Slice these soybean stressors

If you’re tired of wrestling corn diseases like northern corn leaf blight and gray leaf spot, there’s an easy way to manage them. 

“Our first recommendation is to rotate into a non-host crop,” says Todd McRoberts, NK agronomy manager. A year of a non-host crop like soybeans can help break cycles of some corn diseases. 

The trouble is, though, that’s not always feasible. Livestock producers, for example, often need the corn that growing corn continuously can bring. 

Rotating to a non-host crop also may not work because some leaf diseases can spread from nearby fields, says Dean Malvick, a University of Minnesota Extension plant pathologist. 

Meanwhile, alternative crops such as soybeans also have their own disease issues that include:

  • Pythium and Phytophthora root rot. These early-season diseases can plague soybeans early in the growing season, particularly in years with wet spring soils. 
  • Frogeye leaf spot. This fungal disease has moved from the South and mid-South into the Midwest. In many cases, the yield-robbing disease resists Qol (strobilurin) fungicides, making a fungicide mix of multiple modes of action paramount. 
  • White mold. This fungal pathogen is present in soils for years. The disease flares up in years of rain, cool temperatures, high relative humidity, and moist soils.   
  • Sudden death syndrome (SDS). Symptoms surface in fields that seemingly are on their way to stratospheric soybean yields. Although farmers don’t see the chlorotic leaf and dying soybeans until August, SDS is rooted in early-season infections.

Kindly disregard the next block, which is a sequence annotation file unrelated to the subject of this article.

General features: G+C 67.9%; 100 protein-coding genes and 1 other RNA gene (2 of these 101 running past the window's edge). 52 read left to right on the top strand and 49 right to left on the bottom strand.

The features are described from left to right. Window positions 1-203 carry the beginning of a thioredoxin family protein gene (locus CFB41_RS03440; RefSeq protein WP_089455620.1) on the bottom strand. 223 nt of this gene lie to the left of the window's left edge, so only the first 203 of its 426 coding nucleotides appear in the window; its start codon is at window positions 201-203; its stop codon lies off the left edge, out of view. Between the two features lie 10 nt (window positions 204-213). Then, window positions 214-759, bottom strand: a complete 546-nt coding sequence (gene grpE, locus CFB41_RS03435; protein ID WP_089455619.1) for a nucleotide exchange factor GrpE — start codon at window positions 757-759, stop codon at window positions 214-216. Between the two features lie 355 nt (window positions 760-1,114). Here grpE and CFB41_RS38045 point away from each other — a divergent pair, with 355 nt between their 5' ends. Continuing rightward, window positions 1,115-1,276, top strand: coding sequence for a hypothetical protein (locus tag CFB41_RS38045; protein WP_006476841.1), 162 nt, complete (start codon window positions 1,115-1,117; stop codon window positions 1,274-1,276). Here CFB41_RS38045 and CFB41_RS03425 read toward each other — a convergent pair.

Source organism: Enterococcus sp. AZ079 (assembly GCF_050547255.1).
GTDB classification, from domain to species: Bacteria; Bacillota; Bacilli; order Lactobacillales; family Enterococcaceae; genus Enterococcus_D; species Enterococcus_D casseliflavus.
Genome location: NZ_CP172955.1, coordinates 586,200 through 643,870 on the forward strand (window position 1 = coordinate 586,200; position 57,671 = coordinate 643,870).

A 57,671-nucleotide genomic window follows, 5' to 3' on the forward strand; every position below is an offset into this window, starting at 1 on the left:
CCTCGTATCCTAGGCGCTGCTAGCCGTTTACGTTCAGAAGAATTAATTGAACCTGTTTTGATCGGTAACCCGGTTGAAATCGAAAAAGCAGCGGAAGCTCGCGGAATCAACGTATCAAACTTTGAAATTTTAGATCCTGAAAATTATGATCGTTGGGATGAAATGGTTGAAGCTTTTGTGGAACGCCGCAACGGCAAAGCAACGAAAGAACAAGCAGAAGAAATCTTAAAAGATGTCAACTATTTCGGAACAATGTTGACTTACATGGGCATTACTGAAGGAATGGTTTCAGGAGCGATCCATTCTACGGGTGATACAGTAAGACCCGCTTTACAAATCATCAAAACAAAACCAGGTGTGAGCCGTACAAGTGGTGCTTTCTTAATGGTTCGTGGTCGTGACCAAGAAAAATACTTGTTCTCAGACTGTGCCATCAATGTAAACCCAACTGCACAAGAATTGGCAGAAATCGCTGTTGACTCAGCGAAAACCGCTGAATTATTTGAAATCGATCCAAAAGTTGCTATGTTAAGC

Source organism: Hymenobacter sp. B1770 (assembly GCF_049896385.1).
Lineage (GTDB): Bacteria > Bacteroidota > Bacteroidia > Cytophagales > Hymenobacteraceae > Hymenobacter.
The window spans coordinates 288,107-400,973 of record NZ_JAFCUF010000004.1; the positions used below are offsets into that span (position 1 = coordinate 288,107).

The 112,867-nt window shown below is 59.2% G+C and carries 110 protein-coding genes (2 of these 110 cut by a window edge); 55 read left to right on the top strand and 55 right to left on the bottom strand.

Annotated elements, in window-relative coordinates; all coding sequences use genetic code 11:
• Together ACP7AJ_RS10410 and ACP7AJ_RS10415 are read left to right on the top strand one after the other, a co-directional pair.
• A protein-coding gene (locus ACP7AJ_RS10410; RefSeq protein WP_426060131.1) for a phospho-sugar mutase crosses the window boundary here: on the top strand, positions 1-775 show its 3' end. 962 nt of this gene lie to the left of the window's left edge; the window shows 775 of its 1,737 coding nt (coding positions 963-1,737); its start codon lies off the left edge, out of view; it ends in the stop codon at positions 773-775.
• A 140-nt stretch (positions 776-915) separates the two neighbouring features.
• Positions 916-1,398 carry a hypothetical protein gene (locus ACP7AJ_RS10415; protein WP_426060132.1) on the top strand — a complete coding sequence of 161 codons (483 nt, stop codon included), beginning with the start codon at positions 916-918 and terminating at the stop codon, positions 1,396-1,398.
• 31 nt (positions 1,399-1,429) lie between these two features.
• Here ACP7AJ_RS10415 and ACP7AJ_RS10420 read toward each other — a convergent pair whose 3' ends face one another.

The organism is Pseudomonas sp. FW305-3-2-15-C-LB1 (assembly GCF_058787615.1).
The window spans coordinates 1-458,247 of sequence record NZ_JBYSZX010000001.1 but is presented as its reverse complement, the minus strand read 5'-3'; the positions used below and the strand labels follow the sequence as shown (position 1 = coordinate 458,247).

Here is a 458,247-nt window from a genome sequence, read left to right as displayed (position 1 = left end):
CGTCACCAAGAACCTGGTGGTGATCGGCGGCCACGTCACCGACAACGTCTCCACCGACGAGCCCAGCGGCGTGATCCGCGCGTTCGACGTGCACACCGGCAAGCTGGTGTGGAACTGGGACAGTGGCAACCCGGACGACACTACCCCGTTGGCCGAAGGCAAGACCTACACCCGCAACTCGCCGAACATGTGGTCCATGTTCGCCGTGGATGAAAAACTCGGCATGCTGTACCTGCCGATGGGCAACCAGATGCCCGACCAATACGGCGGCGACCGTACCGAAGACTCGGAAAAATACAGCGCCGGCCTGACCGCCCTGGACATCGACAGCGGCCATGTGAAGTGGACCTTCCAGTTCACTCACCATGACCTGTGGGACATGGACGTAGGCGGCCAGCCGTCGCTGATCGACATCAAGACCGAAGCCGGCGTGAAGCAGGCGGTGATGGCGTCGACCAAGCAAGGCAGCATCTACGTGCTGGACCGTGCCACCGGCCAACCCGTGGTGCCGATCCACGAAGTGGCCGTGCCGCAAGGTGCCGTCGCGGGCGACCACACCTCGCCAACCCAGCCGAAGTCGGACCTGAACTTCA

Predicting diseases such as these is not likely to get easier either. 

“Changing weather patterns are leading to more changes in disease risk to corn and soybean production,” says Malvick. Increasing weather volatility makes it more difficult to accurately predict which diseases will be a problem. 

“Scouting is becoming more important,” he says. 

Fortunately, there are ways to deal with these maladies that may pop up in your soybean fields. Varietal tolerance gets a jump on the fight even before a seed is planted in the spring. Seed treatments can help nix
early-season stressors and ones that plague soybeans early and later on like SDS. Foliar fungicides also can help curb the impacts of some of these diseases. 

Early-Season Stressors 

Cool and wet soils are prime movers for early-season yield robbers like Pythium and Phytophthora root rot. Several seed treatments do a good job of managing them. Still, farmers should concentrate on seed selection first and seed treatments second. 

“While seed treatments have a tremendous value around them, they should not influence the seed decision,” says Lance Tarochione, an Asgrow/DeKalb technical agronomist. “They are two separate things.”

Farmers do have more flexibility in choosing soybean seed treatments than they do with corn, adds Tarochione. “Soybeans are treated downstream by dealers who have more flexibility to treat the seed for what the farmer needs,” he says. “With soybeans, you can spend $40 per unit (mainly 140,000 seeds) on seed treatments or nothing. Some $40 with $8 (per bushel) beans is a lot of money, so growers are trying to identify the treatments for which they can get the most benefit.”